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Chord Chameleon 2
6 Reviews
rating  4.67 of 5


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Reviews 1 - 5 (6 Reviews Total) | Next 15

User Reviews

Overall Rating:5
Value Rating:4
Submitted by Bill a Audio Enthusiast

Date Reviewed: March 27, 2003

Bottom Line:   
My system:

Arcam cd82T CDP
NAD c350 Amp
Mission m74 speakers
Chord Odyssey speakre cable

I recently upgraded my NAD c521 cd player to the Arcam, (very pleased), & felt a corresponding need to rethink cables. I hate rethinking cables. Thinking about component upgrades is pleasurable in itself, (you know what I'm talking about), but cables give me a headache.

I had a pair of Straightwire Chorus interconnects, and comparing the two I found the Chords to be more natural and detailed sounding. I also compared it with a pair of Kimber PBJs, & while they were good they sounded a touch cold and harsh.

These interconnects are very nice.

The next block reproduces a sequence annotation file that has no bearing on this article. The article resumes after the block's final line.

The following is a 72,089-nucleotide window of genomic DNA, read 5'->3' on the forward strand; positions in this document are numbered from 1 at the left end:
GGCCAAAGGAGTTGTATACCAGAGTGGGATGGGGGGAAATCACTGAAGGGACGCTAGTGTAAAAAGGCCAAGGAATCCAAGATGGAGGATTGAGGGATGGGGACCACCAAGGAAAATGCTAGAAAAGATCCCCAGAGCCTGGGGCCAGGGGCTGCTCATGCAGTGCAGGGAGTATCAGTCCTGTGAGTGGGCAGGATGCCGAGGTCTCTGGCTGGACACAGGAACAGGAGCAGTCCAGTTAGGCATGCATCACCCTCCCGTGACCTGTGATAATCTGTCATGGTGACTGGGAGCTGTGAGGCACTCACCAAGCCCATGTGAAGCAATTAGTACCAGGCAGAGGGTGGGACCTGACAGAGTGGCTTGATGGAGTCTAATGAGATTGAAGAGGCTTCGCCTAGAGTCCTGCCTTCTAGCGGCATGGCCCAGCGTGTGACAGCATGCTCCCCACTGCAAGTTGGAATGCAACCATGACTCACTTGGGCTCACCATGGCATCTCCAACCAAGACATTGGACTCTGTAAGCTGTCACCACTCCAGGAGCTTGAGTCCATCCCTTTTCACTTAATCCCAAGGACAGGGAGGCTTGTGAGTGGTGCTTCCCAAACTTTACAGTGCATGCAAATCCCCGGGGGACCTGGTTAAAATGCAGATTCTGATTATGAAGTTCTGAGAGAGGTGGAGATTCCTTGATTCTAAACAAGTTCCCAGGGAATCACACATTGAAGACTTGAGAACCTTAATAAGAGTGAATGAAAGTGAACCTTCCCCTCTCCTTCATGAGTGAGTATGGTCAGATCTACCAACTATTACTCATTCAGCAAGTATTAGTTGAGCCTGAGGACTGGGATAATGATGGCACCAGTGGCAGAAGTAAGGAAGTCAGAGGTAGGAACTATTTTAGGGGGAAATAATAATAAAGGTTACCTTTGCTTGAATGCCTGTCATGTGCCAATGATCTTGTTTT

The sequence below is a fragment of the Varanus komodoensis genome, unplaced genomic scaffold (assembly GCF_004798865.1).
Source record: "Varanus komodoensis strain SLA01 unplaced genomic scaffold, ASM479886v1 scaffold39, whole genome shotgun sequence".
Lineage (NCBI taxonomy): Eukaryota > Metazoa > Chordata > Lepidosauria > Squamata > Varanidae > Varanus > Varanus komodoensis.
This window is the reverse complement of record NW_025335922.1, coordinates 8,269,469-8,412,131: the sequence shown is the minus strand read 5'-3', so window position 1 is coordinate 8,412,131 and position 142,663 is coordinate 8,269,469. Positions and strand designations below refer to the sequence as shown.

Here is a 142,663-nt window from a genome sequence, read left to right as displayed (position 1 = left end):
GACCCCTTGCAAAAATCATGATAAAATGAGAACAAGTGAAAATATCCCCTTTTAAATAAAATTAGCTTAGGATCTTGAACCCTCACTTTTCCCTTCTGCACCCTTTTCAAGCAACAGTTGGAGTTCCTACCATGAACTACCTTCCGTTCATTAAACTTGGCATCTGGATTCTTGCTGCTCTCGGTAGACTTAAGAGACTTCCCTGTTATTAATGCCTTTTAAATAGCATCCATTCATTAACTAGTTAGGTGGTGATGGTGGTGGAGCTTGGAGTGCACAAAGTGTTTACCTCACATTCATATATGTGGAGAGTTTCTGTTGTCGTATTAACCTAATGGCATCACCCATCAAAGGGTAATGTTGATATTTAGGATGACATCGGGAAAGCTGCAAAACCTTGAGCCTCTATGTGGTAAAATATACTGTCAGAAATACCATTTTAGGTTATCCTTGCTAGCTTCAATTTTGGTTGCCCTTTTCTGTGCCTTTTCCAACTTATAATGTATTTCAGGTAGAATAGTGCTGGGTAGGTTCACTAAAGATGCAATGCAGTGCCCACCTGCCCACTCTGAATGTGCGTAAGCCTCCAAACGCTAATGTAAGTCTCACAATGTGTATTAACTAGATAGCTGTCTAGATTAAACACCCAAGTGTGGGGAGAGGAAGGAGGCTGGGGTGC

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Used product for:   Less than 1 month

Duration Product Used:   Audio Enthusiast

Overall Rating:4
Value Rating:5
Submitted by Aaron a Audio Enthusiast

Date Reviewed: March 10, 2003

Bottom Line:   
First part of this review, I guess, should be focused on the basics.


Actually, setup for me took a little bit of messing around. I don't have an ideal listening environment as it is, as it's a multifunction room. Further to this, I made a fatal mistake of attempting to combine HT and 2 channel audio years ago, and have paid the price ever since.

In retrospect, if I was to do it over again, I would have picked up a SIMA preamp, a Vanderstein subwoofer, an Arcam or Rega Jupiter transport and D/A convertor and a pair of Rotel RB-990BX amplifiers bridged mono and be done with it. Hindsight is an amazing thing, albeit incredibly useless.

Anyways... As I was saying. One of the most important things a speaker needs to do is present a soundstage and an image. Although the speakers imaged reasonably well just plunking them down on either side of my gear, they didn't present a soundstage worth a damn. It took me some rather extensive fiddling (even dug out the tape measure at one point, I was so frustrated) to get a reasonable soundstage, something I could live with.